Concussion Education
• Tragedy opens the door for education,
increased awareness, and law
• In North Carolina…
– Gfeller-Waller Law passed in June 2011
• Three components
– Mandatory education for public middle & high
school student-athletes & parents
– Return to play decisions made by qualified
medical personnel
– Emergency action plan in place
Objectives
• What is a concussion?
– How does a concussion occur?
– What are the signs & symptoms?
– How should a concussion be treated?
– What if my child isn’t getting better?
– Is there any way to prevent these injuries?
Definition of Concussion
• “A complex pathophysiological
process affecting the brain, induced
by traumatic biomechanical forces”
– Sports Related Concussion in Pediatric
Athletes, Clinical Pediatrics Volume 47
Number 2 March 2008 106-113
5 Features Used to
Define Concussion
1. Trauma including a direct blow to the head,
neck or face, or a blow to another part of the
body which transmits an impulsive force to the
head
2. Rapid onset of short-lived neurological
impairment(s) which resolve over time
3. Acute clinical symptoms of concussion
reflecting a functional injury rather than a
structural abnormality
4. A graded set of clinical syndromes, which may
or may not involve loss of consciousness and
which resolve in a sequential course.
5. Typically normal structural neuro-imaging in
studies such as MRI or CT scan.
“Basic” Pathophysiology
Signs & Symptoms
• Some might be apparent right away, some
may take longer to develop
• Four categories of symptoms to keep in
mind
– PHYSICAL
– COGNITIVE
– EMOTIONAL
– SLEEP RELATED
PHYSICAL
• Headache
– Pressure??
•
•
•
•
Nausea
Vomiting
Balance difficulties
Dizziness
– Specifically with
position changes
• Fatigue
• Sensitivity to light
• Sensitivity to noise
• Feeling out of it or not
acting like self
• Hearing
problems/ringing in
ears
• Vision
changes/disturbances
COGNITIVE
• Feeling mentally
foggy
• Feeling slowed down
or slower than usual
• Difficulty
concentrating
• Difficulty
remembering
• Confusion
EMOTIONAL
•
•
•
•
Sadness
More emotional than usual
Irritability
Nervousness
• What is unusual for your child/player?
Compare their behavior to what his/her
NORMAL is.
SLEEP-RELATED
•
•
•
•
Excessive daytime drowsiness
Sleeping more than usual
Sleeping less than usual
Trouble falling asleep
RED FLAGS for Emergent Referral
• Loss of
consciousness
• Any suspected
cervical spine injury
• Repeated vomiting
• Disorientation
• Slurred speech
• Can’t recognize
people or places
• Headache that gets
progressively,
severely worse
• Increased lethargy
• Facial swelling,
significant bruising of
the face/head
• Fluid from ears and/or
nose
Emergency Action Plan
•
•
•
•
Know your organization’s requirements
Have a plan
Educate those involved in the plan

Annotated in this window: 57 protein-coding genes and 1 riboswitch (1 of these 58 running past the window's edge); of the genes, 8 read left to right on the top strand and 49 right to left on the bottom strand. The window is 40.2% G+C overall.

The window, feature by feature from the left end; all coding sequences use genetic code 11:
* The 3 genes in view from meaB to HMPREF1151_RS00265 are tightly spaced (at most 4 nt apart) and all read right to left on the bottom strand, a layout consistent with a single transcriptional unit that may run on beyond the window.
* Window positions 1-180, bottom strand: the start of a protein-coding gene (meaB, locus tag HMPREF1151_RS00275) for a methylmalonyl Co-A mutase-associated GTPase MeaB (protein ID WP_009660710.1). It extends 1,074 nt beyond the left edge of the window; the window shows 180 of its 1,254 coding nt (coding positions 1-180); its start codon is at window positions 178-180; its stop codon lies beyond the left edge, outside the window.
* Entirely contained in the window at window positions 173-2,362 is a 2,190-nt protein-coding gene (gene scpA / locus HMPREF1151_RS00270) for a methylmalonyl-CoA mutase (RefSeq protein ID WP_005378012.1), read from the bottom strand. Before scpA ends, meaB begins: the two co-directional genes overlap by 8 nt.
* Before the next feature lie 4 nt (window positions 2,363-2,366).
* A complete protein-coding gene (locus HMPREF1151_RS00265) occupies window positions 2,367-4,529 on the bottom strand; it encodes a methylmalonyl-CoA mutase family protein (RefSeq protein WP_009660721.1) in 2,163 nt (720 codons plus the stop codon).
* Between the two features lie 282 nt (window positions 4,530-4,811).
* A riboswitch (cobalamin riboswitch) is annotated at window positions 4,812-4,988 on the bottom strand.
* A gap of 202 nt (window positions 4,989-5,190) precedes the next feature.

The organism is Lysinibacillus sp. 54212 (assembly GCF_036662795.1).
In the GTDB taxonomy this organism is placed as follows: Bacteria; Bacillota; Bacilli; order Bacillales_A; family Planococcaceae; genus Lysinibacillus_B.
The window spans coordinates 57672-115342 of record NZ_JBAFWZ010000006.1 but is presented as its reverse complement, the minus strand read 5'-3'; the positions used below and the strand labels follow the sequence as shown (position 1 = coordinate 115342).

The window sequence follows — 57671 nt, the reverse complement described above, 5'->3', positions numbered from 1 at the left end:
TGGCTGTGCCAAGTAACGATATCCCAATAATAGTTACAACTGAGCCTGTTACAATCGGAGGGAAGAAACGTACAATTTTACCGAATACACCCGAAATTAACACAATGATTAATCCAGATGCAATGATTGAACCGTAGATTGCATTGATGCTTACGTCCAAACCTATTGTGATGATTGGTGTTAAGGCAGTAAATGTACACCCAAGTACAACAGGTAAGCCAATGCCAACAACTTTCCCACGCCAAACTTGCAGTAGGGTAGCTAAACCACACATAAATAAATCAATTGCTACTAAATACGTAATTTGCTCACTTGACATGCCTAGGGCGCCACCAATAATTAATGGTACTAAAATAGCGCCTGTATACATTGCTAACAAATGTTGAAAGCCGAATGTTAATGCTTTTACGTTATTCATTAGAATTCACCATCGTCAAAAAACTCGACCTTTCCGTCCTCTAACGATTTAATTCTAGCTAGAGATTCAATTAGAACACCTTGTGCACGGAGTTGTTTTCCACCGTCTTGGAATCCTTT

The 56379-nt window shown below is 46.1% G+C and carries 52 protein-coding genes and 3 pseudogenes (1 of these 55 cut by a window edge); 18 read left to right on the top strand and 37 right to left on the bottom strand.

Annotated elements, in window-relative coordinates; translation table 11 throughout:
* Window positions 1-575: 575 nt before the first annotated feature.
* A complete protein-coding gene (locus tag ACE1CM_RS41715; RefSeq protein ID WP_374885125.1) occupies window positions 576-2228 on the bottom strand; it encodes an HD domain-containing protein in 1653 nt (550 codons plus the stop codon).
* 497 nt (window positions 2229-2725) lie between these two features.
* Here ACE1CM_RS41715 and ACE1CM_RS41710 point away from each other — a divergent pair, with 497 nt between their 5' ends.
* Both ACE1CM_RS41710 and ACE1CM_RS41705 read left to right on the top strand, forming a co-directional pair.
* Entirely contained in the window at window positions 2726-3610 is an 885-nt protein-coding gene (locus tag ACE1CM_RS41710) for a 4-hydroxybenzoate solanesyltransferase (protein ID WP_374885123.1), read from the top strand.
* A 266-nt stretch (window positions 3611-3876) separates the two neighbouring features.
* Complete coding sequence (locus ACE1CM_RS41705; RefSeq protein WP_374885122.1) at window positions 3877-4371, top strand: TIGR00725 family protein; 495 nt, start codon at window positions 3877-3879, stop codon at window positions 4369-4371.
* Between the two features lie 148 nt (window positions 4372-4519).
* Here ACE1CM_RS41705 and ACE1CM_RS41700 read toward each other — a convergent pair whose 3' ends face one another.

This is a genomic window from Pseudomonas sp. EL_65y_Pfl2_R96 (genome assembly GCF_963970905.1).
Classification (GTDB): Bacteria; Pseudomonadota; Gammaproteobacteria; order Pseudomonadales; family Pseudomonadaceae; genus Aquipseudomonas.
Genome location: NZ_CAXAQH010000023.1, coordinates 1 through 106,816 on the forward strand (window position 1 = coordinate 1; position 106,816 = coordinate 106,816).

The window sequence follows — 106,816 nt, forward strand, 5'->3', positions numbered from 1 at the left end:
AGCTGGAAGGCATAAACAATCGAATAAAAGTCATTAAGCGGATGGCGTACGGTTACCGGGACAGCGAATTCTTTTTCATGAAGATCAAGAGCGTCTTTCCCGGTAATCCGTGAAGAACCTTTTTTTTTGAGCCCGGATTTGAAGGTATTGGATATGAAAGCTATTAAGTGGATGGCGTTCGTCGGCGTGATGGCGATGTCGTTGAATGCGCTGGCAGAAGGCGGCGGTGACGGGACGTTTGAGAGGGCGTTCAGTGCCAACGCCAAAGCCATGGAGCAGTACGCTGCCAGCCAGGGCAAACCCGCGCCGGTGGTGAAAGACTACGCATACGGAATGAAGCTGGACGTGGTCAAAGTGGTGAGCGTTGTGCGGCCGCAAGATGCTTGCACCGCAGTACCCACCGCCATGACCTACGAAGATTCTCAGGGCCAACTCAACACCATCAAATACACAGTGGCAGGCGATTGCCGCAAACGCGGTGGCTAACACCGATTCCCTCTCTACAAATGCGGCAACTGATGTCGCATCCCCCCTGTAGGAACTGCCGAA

Practice the plan annually
Treatment
• When in doubt, sit them out
– Removal from activity once suspected
concussion is sustained IS THE STANDARD
OF CARE
– NFL, NCAA, NCHSAA, NC state law
• See a doctor!
• Cognitive Rest
– Stay home from school?
– Limit homework
– NO TV, computer usage, video games, texting
• Physical Rest
– No return to activity until no symptoms at rest
and with cognitive exertion
When is it safe to
return to play?
• Completely symptom free at rest & with
cognitive exertion
• Completely symptom free with physical
exertion
– GRADUAL!
– Walk, jog, light weightlifting or push-ups/situps, sport-specific non-contact agilities,
contact practice, return to competition
Second Impact Syndrome
• Occurs when a second impact is sustained
prior to the complete resolution of all
symptoms of concussion
– Loss of autoregulation of cerebral
vasculature; rapid, irreversible massive
swelling leading to lethal increased
intracranial pressure
• Always catastrophic, very often fatal
• Occurs in teenagers
– No documented cases in anyone over the age
of 18
Post-Concussion Syndrome
• Three weeks post-injury with little/no
resolution of symptoms
– Persistent headaches
– Inability to concentrate
– Any of those symptoms listed earlier that don’t
resolve or are exacerbated with any type of
cognitive or physical exertion
What if my child
isn’t getting better?
•
•
•
•
Medication?
Vestibular therapy?
Formal neuropsychological testing?
Gradual, very closely monitored physical
exertion?
• Counseling/psych intervention?
– Prolonged symptoms can greatly affect quality
of life
Are my players at risk?
• Previous history of concussion
– Once an individual has sustained a
concussion, he/she is FOUR TIMES as likely
to sustain another injury
– It will take less of a blow each time and
symptoms will take longer to resolve
• Diagnosis of ADD/ADHD
• History of headaches or migraines treated
by a physician
Prevention
•
•
•
•
•
•
Education
Awareness
Recognition
Appropriate management
Rules changes?
No research supports mouthguards,
specific helmets, headbands can prevent
this injury from occurring
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Education - Carolina Sports Concussion Clinic